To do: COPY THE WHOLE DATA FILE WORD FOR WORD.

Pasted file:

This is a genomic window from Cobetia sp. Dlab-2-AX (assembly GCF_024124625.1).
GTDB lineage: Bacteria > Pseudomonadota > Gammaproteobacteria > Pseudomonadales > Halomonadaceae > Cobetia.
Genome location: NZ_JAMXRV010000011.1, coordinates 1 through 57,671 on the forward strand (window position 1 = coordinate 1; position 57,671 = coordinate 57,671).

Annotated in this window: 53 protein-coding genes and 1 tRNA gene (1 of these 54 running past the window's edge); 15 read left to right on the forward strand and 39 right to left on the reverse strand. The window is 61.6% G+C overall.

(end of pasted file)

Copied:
This is a genomic window from Cobetia sp. Dlab-2-AX (assembly GCF_024124625.1).
GTDB lineage: Bacteria > Pseudomonadota > Gammaproteobacteria > Pseudomonadales > Halomonadaceae > Cobetia.
Genome location: NZ_JAMXRV010000011.1, coordinates 1 through 57,671 on the forward strand (window position 1 = coordinate 1; position 57,671 = coordinate 57,671).

Annotated in this window: 53 protein-coding genes and 1 tRNA gene (1 of these 54 running past the window's edge); 15 read left to right on the forward strand and 39 right to left on the reverse strand. The window is 61.6% G+C overall.